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How a London tailor uses a robot to measure customers remotely

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How a London tailor uses a robot to measure customers remotely
Copyright  Sang Tan/AP
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Like all businesses globally, tailors have been hard hit by the COVID-19 pandemic. Huntsman & Sons is a traditional English bespoke Saville Row establishment in Mayfair and it is expecting to finish 65 per cent down on last year.

"Just on our chart, the falloff from March 23rd was instantaneous. It was like a light switch had been turned off," said Taj Phull, the Head of retail at Huntsman & Sons, London.

However, the 171-year-old tailor has come up with 21st-century technology to overcome the situation. A customer in South Korea can be measured-up using a telepresence robot named Mr Hammick. Someone trained still has to hold the tape measure but Mr Hammick is guided by the London shop using a touchpad from a laptop.

Its screen and high-resolution camera let the cutters communicate with clients. Mr Hamick was a famous Huntsman cutter in the 1970s and created by California-based OhmniLabs.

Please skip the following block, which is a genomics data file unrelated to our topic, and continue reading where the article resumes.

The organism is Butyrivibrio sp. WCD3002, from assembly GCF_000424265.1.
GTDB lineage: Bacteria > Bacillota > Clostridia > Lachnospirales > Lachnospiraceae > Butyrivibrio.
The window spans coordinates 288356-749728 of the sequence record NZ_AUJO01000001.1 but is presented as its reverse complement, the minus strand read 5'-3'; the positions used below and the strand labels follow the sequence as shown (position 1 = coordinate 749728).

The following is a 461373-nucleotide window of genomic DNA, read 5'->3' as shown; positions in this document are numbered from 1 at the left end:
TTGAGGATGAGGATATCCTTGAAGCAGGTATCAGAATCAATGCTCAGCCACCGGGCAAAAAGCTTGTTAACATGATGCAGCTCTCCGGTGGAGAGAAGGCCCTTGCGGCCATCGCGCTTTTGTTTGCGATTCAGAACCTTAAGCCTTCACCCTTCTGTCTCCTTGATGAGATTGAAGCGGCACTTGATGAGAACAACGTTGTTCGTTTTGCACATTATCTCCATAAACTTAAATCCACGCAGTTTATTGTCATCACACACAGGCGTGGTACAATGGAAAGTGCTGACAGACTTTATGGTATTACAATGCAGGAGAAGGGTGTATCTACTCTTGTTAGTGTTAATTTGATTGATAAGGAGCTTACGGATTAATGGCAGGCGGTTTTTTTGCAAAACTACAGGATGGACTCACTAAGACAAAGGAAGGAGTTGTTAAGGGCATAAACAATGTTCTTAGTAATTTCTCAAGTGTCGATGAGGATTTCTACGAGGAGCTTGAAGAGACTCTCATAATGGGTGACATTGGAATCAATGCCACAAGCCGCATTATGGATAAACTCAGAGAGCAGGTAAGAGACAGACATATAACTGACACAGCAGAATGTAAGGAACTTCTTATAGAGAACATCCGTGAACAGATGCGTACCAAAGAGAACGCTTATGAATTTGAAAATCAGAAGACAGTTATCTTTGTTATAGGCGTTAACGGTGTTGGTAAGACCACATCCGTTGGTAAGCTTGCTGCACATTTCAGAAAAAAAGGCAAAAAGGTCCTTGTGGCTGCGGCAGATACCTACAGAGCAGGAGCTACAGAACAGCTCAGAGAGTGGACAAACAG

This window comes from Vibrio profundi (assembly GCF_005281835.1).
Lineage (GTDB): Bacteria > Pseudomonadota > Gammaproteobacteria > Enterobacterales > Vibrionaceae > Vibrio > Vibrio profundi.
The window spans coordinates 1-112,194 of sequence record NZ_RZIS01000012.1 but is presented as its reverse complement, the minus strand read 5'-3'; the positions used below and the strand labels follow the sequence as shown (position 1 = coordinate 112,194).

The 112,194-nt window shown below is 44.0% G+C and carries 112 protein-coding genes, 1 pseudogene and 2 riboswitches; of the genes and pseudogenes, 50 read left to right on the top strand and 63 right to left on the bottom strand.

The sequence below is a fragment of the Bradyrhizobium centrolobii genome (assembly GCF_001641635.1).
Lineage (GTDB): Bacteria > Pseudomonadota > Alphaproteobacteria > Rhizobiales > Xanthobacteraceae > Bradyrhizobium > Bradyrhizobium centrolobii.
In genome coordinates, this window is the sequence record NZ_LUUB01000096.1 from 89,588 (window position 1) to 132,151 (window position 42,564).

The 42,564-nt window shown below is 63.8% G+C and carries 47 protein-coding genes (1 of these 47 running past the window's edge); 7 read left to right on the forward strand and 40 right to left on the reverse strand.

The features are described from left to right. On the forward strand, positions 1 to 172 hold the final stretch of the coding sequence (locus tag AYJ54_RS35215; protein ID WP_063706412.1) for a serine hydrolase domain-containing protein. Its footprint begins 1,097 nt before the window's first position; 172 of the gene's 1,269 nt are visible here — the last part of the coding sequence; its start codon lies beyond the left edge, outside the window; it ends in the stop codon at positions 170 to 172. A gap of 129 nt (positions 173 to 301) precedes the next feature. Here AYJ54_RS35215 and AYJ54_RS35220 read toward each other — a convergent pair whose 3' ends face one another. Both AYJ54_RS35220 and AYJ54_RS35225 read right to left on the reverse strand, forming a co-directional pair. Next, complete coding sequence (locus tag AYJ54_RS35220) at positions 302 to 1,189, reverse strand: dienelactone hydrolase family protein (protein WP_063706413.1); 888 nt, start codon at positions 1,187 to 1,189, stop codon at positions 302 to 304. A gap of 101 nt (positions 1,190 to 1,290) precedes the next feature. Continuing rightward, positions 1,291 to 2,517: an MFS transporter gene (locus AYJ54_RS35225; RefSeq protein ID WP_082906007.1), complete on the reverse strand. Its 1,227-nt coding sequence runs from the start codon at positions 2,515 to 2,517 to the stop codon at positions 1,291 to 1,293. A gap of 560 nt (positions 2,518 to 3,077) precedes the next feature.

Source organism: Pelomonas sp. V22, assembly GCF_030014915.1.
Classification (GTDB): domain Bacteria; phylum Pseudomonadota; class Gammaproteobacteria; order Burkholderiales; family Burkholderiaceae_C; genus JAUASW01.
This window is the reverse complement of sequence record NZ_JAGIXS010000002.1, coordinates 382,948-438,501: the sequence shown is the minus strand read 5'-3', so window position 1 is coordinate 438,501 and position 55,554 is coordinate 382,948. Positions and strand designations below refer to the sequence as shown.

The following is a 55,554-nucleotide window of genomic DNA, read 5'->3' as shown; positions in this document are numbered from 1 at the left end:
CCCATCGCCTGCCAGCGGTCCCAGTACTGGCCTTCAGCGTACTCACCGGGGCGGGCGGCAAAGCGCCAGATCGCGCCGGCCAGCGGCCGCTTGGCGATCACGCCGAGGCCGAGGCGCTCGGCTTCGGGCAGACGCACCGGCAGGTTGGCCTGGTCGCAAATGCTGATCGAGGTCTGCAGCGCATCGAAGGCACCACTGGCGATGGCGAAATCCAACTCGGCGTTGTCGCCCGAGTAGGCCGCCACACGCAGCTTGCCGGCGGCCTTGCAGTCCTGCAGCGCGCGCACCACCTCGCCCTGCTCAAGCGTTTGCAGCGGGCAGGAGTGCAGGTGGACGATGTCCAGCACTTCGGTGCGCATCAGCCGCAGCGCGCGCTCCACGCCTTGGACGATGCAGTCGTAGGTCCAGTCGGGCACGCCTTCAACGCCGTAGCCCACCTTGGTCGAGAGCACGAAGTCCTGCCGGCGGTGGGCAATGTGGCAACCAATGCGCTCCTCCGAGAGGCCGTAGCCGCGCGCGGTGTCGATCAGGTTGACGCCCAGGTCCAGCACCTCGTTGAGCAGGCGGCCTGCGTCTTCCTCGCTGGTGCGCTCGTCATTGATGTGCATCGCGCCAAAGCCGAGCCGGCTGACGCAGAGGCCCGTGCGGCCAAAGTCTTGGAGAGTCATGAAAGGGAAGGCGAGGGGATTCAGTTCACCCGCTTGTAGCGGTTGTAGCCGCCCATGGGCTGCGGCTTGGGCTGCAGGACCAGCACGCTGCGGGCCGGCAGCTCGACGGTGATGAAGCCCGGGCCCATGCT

"What's been very helpful, even more, helpful than actually being there,” said Dario Carnera, Head Cutter, Huntsman & sons, “is being able to take still images of what you're seeing. So, rather than trying to remember what you saw, you've got an actual image there."

Normally, having a bespoke suit made means several fittings for a perfect fit. However, with the new technology, the tailors can be more reactive without having to fly to another country.

"If you're, for example, in Seoul, we'd be there generally four times a year. With the robot on-site, if somebody's got a particular occasion they need to, rather than wait for us for our next trunk show, we can set that up so we can see them immediately, almost," added Carnera.

The cutters were rather sceptical at first but have been won over by the robot. It is only available in Seoul but the company hopes to start this service to other cities such as Shanghai, Beijing, Hong Kong and Singapore.